Conspiracy Theories, Mysteries

King William II murdered in the New Forest?

On 2nd August 1100, while hunting in the New Forest, William II met his maker at the end of an arrow. It was deemed an accident, and yet something about that day continues to raise eyebrows. Could the Red King have been murdered?

The mysterious death of King William II—nicknamed William Rufus or the Red King because of his ruddy complexion—is one of the first things I remember learning about in History when I got to secondary school. It stuck with me because of the mystery and conspiracy theory that continues to surround the incident to this day.

Our view of the hunting expedition on 2nd August 1100 is murky at best. Contemporary chroniclers have tried to piece together the events, but all of them had agendas and none were eyewitnesses. The earliest mention of the event is in the Anglo-Saxon Chronicle, which records that William II was “shot by an arrow by one of his own men”. Later chroniclers gave the name of William’s killer as nobleman Walter Tyrrell, sometimes spelled Tyrell or Tirel.

The most extensive contemporary account comes from William of Malmesbury, writing in circa 1128—so still almost 30 years after the event. He says that the king dreamed he was going to Hell the night before the hunt and that the Devil had said to him, “I can’t wait for tomorrow because we can finally meet in person!”

The next morning, William and his hunting party headed out into the New Forest. Walter Tyrrell was present. So was William’s younger brother, Henry, along with several other lords. William forbade them from leaving his side but, as the hunt began, William and Tyrrell ended up separated from the rest. Apparently, Tyrrell went to shoot a stag but missed, his arrow plunging into the king’s chest.

Tyrrell fled the scene and hightailed it to France. The king’s body was discovered by a poor charcoal-burner called Purkis, who placed the body in his cart and conveyed it to Winchester Cathedral.

In the 17th century, King Charles II visited the New Forest and was taken to the alleged spot where William II had died. At the time the most popular account of William’s death had Tyrrell’s fatal arrow ricocheting off a tree, and Charles II was taken to said tree. In the 18th century the tree was cut down and a memorial to William’s death was erected later. This memorial is known as the Rufus Stone and records the incident with the following inscription:

Here stood the oak tree, on which an arrow shot by Sir Walter Tyrrell at a stag, glanced and struck King William the Second, surnamed Rufus, on the breast, of which he instantly died, on the second day of August, anno 1100.

King William the Second, surnamed Rufus, being slain, as before related, was laid in a cart, belonging to one Purkis and drawn from hence, to Winchester, and buried in the Cathedral Church, of that city.

Today it’s widely accepted that the Rufus Stone doesn’t actually mark the spot where William was killed. While accounts suggest that the hunt took place near Brockenhurst, nobody knows exactly where in the Forest he died because of the lack of eyewitness accounts.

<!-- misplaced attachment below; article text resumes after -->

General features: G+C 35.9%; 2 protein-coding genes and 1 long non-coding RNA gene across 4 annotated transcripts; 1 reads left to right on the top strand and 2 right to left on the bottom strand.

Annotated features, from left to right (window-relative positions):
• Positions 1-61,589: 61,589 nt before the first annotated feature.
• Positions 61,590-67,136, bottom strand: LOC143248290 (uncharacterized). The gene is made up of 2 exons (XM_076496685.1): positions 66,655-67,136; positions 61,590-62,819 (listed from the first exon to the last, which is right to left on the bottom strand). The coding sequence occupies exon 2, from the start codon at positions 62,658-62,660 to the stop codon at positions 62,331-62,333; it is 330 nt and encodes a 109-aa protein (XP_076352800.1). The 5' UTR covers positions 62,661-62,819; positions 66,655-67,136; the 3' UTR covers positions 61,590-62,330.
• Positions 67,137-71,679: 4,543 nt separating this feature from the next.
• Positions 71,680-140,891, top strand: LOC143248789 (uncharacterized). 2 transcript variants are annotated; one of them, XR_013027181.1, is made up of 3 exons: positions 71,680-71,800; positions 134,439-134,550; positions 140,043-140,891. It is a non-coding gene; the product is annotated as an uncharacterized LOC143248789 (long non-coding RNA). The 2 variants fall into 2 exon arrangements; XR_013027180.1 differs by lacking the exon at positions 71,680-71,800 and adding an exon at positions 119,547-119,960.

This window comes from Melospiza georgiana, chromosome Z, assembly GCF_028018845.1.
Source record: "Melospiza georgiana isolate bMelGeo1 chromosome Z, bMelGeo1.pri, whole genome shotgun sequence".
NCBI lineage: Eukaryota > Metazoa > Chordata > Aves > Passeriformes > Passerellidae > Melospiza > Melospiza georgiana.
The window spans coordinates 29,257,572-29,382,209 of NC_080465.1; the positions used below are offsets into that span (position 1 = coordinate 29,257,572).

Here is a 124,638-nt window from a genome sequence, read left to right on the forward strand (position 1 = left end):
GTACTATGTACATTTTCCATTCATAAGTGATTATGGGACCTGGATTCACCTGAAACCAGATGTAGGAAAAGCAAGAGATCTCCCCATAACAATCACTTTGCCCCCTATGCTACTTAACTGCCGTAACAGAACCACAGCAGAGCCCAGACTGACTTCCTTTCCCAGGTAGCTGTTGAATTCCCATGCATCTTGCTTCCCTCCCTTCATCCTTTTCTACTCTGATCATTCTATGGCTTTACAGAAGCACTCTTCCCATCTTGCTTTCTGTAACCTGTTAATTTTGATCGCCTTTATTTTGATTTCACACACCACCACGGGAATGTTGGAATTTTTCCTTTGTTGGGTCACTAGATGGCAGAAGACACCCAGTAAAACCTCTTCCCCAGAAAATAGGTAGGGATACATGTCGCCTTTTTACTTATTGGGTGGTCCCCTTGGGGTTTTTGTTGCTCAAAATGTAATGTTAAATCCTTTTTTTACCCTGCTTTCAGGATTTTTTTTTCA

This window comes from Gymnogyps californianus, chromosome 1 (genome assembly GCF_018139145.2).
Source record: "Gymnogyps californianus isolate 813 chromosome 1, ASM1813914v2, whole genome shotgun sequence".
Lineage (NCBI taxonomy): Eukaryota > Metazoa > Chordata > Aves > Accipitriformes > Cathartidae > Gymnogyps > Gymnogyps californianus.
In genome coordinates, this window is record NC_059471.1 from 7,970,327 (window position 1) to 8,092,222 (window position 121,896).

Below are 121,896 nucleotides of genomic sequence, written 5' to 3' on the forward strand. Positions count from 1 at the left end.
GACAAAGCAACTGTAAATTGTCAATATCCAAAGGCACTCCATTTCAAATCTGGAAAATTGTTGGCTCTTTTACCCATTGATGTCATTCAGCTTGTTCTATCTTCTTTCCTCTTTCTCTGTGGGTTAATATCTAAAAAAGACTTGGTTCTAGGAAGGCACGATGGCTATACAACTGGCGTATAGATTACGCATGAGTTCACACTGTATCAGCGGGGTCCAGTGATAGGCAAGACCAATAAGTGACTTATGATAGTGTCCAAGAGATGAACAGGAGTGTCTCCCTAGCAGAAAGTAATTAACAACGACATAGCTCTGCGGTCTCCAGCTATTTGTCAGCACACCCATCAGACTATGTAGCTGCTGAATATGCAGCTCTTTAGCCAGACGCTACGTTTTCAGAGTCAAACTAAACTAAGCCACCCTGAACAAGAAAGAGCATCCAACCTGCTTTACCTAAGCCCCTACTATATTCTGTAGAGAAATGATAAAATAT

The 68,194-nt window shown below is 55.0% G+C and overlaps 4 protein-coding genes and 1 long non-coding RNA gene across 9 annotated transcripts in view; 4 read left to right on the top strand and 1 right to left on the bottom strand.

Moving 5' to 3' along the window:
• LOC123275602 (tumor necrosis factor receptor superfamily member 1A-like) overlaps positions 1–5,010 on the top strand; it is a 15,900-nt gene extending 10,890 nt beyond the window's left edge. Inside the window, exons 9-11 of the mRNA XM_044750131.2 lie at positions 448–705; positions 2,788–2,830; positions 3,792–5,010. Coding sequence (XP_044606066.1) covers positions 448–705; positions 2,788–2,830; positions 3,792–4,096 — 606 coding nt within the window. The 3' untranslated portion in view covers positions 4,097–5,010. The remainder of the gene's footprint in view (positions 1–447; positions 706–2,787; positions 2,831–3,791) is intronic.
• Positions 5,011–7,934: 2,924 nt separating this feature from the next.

In addition, there’s a fairly glaring problem with the ‘ricocheting off a tree’ account. It simply couldn’t happen. If the arrow glanced off a tree, its force would’ve been expended, causing it to drop harmlessly to the ground. There’s no way it would’ve retained enough force to pierce someone in the chest.

Despite the unclear circumstances, many contemporary chroniclers thought this ‘Act of God’ was a just end for a wicked king. William II wasn’t popular. The Anglo-Saxon Chronicle says he was “hated by almost all his people and abhorrent to God”, largely because of his difficult relationship with the Church and the heavy taxes he imposed on the people. Many modern historians accept that William’s death was probably an accident owing to the fact that hunting was a risky activity, and accidents were common.

But others have suggested that one or more of William’s enemies may have had a hand in his death. Even chroniclers of the time point out that Tyrrell was a keen bowman and unlikely to have fired such a reckless shot.

Fingers point at Henry, his brother. He certainly got a good deal out of William’s death, and wasted no time accepting it. Within 24 hours of William’s death, Henry had buried him, seized the royal treasury, and was on his way to London to be crowned. It is also well documented that William and Henry were constantly sparring and had very little love for one another.

A theory goes that Henry masterminded a plot to murder his brother with the backing of other men who would benefit from Henry’s ascension. One of these men is said to be the French king, believed to have financed the assassination. Why? Because, at the time of his death, William was planning to invade Aquitaine in France. Facts supporting this theory are Tyrrell fleeing to France and Henry immediately cancelling the invasion when he assumed the throne. All conjecture, of course, but well within the realms of possibility.

William II’s death is a key mystery in my forthcoming novel Million Eyes, for which I am currently seeking a literary agent. Stay tuned for news and updates about my search.

Next week: the most talked-about death since JFK — Diana, Princess of Wales

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